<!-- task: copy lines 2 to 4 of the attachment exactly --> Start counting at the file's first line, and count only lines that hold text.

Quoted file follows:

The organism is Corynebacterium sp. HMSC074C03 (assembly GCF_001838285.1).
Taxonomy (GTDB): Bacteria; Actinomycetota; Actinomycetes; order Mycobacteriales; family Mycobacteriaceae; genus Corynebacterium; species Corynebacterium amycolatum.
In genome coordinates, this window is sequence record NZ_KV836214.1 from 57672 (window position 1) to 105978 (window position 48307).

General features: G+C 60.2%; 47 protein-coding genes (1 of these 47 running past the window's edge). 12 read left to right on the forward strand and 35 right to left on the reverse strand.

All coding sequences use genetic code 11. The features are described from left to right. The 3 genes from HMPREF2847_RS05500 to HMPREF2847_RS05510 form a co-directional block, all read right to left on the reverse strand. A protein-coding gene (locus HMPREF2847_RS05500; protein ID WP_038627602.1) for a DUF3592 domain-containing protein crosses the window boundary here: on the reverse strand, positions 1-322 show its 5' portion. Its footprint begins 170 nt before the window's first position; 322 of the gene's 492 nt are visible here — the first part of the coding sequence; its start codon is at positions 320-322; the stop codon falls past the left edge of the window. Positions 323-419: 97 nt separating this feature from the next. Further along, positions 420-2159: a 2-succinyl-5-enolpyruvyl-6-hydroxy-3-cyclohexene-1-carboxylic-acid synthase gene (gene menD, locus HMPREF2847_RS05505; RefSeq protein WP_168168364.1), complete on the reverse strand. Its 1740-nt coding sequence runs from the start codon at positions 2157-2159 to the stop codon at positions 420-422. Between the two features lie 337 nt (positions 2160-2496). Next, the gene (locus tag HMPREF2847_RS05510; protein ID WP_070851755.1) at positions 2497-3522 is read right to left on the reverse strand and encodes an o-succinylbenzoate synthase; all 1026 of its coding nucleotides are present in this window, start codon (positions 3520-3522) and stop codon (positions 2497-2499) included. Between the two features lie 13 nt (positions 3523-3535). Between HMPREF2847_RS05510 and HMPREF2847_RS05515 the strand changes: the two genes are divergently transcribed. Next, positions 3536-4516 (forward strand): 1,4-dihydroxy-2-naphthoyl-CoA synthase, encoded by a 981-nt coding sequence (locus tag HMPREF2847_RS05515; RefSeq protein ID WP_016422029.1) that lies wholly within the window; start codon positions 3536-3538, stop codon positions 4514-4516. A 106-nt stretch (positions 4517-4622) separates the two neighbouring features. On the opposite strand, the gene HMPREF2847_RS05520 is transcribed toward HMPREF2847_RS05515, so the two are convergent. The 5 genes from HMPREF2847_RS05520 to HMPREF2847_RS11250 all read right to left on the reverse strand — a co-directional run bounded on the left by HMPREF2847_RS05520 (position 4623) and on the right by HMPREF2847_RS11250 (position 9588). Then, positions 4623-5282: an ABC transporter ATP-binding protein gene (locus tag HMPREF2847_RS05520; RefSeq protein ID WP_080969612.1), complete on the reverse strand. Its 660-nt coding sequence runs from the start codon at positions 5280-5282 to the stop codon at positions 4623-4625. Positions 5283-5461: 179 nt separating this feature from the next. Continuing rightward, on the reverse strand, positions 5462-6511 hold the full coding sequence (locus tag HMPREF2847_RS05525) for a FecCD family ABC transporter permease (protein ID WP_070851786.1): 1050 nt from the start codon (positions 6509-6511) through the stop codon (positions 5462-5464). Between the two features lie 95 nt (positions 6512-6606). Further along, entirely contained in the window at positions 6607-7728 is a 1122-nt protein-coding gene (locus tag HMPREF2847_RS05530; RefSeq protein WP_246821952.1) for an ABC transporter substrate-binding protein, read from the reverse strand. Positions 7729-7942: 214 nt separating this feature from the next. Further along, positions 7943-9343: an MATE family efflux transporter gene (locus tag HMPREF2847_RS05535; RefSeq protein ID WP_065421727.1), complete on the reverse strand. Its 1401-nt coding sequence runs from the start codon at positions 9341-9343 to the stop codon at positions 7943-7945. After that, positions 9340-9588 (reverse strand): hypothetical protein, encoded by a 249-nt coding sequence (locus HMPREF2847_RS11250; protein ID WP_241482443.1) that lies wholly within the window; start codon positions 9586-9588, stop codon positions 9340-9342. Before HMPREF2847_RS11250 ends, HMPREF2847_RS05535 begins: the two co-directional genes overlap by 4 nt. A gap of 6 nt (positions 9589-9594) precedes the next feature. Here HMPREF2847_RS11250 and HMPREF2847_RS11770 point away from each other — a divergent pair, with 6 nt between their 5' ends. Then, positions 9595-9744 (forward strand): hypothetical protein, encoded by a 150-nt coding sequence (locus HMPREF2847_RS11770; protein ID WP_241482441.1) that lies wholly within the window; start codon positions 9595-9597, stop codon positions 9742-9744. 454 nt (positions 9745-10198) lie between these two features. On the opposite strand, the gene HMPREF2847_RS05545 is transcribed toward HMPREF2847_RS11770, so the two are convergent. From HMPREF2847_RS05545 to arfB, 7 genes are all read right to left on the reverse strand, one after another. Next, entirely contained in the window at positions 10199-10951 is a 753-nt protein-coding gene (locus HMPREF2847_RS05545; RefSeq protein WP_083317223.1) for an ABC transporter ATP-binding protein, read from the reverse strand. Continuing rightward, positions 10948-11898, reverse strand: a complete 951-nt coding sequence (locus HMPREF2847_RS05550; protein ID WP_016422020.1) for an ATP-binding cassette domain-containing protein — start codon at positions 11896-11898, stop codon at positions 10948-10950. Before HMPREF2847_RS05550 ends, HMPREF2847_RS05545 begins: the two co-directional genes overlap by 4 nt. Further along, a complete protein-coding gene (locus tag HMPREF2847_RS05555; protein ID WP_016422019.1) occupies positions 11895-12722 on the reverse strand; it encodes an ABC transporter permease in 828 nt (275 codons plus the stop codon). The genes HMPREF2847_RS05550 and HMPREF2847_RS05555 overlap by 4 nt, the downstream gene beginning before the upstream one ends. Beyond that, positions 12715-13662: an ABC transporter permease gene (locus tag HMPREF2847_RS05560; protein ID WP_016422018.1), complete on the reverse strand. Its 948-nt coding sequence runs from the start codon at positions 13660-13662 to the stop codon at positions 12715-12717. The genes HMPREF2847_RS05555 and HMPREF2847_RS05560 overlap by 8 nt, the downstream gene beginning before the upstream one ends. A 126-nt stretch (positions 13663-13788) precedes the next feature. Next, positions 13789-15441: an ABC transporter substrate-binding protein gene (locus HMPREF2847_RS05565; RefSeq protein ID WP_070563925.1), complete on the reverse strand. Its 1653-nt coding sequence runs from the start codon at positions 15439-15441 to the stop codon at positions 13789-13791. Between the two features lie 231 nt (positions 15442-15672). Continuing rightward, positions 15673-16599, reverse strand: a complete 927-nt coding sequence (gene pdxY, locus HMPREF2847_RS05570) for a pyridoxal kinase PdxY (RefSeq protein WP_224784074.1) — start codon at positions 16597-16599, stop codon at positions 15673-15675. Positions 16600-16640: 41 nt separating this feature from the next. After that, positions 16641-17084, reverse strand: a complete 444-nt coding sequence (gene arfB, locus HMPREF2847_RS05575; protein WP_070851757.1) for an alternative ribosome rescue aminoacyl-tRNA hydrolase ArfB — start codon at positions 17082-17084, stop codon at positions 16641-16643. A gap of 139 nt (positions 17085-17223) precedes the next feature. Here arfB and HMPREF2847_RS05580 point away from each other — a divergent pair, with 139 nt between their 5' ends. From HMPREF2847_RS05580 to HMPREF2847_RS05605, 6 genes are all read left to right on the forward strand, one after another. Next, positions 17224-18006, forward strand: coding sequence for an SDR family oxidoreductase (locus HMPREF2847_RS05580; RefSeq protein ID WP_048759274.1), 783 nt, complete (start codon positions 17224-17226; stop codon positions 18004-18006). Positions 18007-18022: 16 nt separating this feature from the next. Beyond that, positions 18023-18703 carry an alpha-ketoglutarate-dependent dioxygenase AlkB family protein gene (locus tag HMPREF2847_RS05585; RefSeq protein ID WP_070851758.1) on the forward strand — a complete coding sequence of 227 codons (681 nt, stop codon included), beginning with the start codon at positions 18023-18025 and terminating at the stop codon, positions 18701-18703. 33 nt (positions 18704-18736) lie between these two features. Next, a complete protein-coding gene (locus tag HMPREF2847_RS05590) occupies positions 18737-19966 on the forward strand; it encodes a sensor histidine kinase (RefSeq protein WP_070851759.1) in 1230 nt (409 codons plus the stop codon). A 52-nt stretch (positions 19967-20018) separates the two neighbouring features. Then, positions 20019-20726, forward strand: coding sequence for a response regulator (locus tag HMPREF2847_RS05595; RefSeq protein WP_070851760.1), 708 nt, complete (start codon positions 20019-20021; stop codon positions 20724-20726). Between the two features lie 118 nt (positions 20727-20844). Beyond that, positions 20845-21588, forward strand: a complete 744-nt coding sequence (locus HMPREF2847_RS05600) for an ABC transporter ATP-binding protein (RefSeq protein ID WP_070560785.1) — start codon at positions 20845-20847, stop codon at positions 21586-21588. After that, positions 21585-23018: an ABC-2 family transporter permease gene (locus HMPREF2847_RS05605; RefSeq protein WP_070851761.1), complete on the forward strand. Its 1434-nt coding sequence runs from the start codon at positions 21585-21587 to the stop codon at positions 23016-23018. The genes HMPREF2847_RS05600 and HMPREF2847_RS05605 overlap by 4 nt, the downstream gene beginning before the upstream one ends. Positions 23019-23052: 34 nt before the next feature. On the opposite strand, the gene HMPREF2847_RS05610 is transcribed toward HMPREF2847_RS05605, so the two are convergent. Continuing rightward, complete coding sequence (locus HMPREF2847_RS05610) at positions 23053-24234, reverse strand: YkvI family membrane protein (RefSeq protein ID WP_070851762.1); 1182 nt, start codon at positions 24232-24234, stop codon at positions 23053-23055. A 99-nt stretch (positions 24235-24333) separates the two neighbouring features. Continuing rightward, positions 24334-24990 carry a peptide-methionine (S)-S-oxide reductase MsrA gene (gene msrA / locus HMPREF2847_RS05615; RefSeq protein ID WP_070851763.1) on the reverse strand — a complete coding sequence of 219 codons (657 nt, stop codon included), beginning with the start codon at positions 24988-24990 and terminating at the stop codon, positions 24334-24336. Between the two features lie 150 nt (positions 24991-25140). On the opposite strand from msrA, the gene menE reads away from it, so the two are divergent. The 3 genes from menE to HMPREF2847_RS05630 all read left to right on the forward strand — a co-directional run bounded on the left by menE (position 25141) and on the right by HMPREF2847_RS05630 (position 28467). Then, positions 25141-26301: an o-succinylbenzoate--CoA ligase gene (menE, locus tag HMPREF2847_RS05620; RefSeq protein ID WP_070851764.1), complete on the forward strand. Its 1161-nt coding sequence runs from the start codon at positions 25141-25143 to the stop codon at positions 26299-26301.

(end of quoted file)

Taxonomy (GTDB): Bacteria; Actinomycetota; Actinomycetes; order Mycobacteriales; family Mycobacteriaceae; genus Corynebacterium; species Corynebacterium amycolatum.
In genome coordinates, this window is sequence record NZ_KV836214.1 from 57672 (window position 1) to 105978 (window position 48307).

General features: G+C 60.2%; 47 protein-coding genes (1 of these 47 running past the window's edge). 12 read left to right on the forward strand and 35 right to left on the reverse strand.